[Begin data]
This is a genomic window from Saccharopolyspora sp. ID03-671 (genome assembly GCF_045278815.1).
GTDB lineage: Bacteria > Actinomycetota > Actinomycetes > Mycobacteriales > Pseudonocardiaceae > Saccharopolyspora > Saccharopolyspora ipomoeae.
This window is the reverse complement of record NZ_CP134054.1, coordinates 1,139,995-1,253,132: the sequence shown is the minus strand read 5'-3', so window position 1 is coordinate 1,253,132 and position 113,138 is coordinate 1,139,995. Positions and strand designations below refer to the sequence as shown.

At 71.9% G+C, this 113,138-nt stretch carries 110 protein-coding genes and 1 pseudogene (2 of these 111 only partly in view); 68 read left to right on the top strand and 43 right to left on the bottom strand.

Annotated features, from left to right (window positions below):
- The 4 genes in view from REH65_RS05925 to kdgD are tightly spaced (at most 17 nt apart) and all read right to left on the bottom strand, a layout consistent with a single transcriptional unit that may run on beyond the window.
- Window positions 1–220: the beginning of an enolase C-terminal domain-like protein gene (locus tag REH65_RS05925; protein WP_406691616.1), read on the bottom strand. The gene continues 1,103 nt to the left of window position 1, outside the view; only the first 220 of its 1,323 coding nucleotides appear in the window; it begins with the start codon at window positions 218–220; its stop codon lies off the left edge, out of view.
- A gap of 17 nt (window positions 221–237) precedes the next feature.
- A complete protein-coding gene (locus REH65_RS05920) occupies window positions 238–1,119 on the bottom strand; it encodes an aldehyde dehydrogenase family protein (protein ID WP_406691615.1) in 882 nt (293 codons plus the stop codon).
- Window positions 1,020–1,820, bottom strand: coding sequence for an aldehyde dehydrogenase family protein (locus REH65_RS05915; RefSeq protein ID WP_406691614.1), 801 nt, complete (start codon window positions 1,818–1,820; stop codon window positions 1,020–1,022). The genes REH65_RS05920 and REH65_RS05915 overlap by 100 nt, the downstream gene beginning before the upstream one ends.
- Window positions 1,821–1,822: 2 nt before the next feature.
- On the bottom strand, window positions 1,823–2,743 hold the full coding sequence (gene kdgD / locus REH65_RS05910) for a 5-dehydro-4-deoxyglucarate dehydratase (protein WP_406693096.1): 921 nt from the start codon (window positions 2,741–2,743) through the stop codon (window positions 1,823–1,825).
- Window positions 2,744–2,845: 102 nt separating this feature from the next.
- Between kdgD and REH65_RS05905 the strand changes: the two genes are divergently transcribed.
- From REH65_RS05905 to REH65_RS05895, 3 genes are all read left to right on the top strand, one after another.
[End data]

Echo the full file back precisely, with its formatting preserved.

This is a genomic window from Saccharopolyspora sp. ID03-671 (genome assembly GCF_045278815.1).
GTDB lineage: Bacteria > Actinomycetota > Actinomycetes > Mycobacteriales > Pseudonocardiaceae > Saccharopolyspora > Saccharopolyspora ipomoeae.
This window is the reverse complement of record NZ_CP134054.1, coordinates 1,139,995-1,253,132: the sequence shown is the minus strand read 5'-3', so window position 1 is coordinate 1,253,132 and position 113,138 is coordinate 1,139,995. Positions and strand designations below refer to the sequence as shown.

At 71.9% G+C, this 113,138-nt stretch carries 110 protein-coding genes and 1 pseudogene (2 of these 111 only partly in view); 68 read left to right on the top strand and 43 right to left on the bottom strand.

Annotated features, from left to right (window positions below):
- The 4 genes in view from REH65_RS05925 to kdgD are tightly spaced (at most 17 nt apart) and all read right to left on the bottom strand, a layout consistent with a single transcriptional unit that may run on beyond the window.
- Window positions 1–220: the beginning of an enolase C-terminal domain-like protein gene (locus tag REH65_RS05925; protein WP_406691616.1), read on the bottom strand. The gene continues 1,103 nt to the left of window position 1, outside the view; only the first 220 of its 1,323 coding nucleotides appear in the window; it begins with the start codon at window positions 218–220; its stop codon lies off the left edge, out of view.
- A gap of 17 nt (window positions 221–237) precedes the next feature.
- A complete protein-coding gene (locus REH65_RS05920) occupies window positions 238–1,119 on the bottom strand; it encodes an aldehyde dehydrogenase family protein (protein ID WP_406691615.1) in 882 nt (293 codons plus the stop codon).
- Window positions 1,020–1,820, bottom strand: coding sequence for an aldehyde dehydrogenase family protein (locus REH65_RS05915; RefSeq protein ID WP_406691614.1), 801 nt, complete (start codon window positions 1,818–1,820; stop codon window positions 1,020–1,022). The genes REH65_RS05920 and REH65_RS05915 overlap by 100 nt, the downstream gene beginning before the upstream one ends.
- Window positions 1,821–1,822: 2 nt before the next feature.
- On the bottom strand, window positions 1,823–2,743 hold the full coding sequence (gene kdgD / locus REH65_RS05910) for a 5-dehydro-4-deoxyglucarate dehydratase (protein WP_406693096.1): 921 nt from the start codon (window positions 2,741–2,743) through the stop codon (window positions 1,823–1,825).
- Window positions 2,744–2,845: 102 nt separating this feature from the next.
- Between kdgD and REH65_RS05905 the strand changes: the two genes are divergently transcribed.
- From REH65_RS05905 to REH65_RS05895, 3 genes are all read left to right on the top strand, one after another.